- - Thursday, July 28, 2011

PORTUGAL

Labor reforms sought to secure bailout funds

LISBON | Portugal’s five-week-old government took its first major proposal for labor reform to parliament on Thursday, seeking approval for a reduction in compensation entitlements for laid-off workers.

The proposal is part of a long list of measures Portugal pledged to adopt in return for a $112 billion bailout that spared it from bankruptcy and was part of European efforts to contain the continent’s debt crisis.

Portugal’s European partners and the International Monetary Fund granted the bailout on the condition that the nation cuts public debt and takes steps to make its ailing economy more competitive.

Lisbon is committed to a strict calendar of measures subject to quarterly reviews by outside monitors. Bailout funds could be withheld if targets are not met.

Employers say the cut in compensation will help reduce unemployment, currently at a record 12.4 percent, by allowing companies to recruit workers without committing to potentially large future payouts.

UNITED NATIONS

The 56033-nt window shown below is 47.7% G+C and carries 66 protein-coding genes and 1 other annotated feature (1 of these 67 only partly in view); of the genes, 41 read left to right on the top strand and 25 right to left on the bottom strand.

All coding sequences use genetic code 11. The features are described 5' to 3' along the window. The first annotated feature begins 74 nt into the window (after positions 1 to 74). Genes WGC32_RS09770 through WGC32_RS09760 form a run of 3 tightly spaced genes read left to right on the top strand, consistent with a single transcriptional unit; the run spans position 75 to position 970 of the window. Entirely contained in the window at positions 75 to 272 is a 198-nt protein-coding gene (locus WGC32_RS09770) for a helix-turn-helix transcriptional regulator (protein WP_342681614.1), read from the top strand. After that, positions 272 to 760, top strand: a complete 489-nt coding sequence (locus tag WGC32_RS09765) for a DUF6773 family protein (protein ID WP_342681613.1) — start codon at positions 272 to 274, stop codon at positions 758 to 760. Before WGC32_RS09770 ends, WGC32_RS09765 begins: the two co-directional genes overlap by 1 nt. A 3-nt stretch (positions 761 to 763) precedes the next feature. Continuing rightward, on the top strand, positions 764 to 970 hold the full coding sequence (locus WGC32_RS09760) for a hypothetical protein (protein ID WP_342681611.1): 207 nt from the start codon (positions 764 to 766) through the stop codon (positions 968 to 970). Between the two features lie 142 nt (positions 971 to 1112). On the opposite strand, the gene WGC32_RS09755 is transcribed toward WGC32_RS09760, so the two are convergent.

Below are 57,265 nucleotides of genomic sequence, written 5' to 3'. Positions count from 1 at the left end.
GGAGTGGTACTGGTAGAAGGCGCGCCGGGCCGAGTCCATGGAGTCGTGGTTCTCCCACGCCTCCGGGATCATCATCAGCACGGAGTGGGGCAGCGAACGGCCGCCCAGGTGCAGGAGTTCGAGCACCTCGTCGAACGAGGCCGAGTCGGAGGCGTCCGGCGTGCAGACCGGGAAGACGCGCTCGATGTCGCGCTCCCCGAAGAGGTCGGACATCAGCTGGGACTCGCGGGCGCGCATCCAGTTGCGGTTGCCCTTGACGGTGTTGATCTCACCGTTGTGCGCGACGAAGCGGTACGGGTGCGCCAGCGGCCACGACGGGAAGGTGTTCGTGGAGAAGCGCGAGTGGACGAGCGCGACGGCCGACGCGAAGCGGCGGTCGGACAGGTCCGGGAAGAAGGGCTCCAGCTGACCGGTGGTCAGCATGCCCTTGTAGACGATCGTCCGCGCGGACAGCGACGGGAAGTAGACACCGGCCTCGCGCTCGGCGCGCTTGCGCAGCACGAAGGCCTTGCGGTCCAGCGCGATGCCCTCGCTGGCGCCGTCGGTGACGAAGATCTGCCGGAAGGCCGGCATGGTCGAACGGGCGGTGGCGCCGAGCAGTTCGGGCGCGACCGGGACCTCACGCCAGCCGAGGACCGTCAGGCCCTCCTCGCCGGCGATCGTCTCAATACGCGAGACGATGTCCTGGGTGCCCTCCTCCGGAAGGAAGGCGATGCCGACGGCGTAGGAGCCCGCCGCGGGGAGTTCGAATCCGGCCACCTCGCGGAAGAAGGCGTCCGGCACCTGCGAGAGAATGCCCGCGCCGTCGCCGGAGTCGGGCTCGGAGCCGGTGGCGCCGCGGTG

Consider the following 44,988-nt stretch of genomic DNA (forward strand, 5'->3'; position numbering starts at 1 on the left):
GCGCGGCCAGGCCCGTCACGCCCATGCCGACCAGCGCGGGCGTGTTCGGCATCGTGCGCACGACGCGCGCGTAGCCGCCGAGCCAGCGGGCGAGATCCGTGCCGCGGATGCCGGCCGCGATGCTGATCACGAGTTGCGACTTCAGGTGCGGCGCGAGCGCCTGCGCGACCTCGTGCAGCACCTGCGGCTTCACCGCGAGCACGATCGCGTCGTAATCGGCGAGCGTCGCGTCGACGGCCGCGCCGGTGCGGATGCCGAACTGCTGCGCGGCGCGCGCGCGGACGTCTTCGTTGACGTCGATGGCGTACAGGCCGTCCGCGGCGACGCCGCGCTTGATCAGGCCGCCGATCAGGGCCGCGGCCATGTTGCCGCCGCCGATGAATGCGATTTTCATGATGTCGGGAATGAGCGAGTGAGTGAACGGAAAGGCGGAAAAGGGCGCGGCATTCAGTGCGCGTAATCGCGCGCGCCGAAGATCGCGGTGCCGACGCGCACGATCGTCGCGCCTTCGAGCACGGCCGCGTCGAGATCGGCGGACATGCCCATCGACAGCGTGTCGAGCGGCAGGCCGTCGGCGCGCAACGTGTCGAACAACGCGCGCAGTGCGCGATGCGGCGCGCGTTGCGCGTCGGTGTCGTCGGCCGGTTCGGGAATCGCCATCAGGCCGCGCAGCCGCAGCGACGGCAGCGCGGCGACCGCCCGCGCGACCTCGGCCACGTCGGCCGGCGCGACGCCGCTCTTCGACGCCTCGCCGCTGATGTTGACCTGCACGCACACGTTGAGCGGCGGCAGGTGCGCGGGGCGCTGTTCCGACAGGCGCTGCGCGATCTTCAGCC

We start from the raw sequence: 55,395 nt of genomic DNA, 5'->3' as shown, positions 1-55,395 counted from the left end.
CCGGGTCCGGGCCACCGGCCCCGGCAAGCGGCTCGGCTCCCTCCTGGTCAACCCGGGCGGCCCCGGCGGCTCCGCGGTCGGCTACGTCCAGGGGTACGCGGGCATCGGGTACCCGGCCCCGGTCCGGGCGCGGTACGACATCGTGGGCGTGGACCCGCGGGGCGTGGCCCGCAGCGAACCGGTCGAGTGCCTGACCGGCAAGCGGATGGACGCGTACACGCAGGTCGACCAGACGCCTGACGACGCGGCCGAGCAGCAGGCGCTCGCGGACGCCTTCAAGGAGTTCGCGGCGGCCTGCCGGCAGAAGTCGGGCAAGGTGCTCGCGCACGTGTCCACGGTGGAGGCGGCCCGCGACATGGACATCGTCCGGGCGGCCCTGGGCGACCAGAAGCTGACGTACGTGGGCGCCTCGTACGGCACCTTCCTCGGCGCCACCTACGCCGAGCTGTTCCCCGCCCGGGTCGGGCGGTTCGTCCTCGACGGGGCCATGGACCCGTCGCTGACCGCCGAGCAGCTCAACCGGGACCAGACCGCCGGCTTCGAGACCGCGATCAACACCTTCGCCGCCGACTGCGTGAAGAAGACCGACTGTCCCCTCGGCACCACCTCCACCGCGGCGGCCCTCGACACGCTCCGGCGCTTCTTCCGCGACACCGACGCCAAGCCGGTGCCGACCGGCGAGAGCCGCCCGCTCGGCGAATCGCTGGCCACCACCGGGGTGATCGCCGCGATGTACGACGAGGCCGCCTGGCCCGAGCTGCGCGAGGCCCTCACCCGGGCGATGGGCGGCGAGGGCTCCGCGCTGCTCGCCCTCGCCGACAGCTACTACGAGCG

U.S., North Korea hold nuclear arms discussions

The United States opened discussions Thursday with North Korea, in a move testing Pyongyang’s willingness to negotiate giving up its nuclear arsenal.

The U.S. special envoy on North Korea, Stephen Bosworth, greeted North Korea’s first vice foreign minister, Kim Kye Gwan, at the entrance to the U.S. mission to the United Nations in New York before the talks got under way.

Neither side had any comment before the meetings, which were expected to continue Friday.

The United States has stressed, however, that these are “exploratory talks” to determine whether the Pyongyang regime is serious about living up to past commitments on its nuclear program.

The United States considers progress on disarmament to be key to any hope of improving six decades of hostile U.S.-North Korean ties.

It marks the first talks since Mr. Bosworth visited Pyongyang in December 2009. The invitation to New York was made after a meeting between nuclear-talks envoys from North and South Korea at an Asian security forum in Indonesia last week.

Story Continues →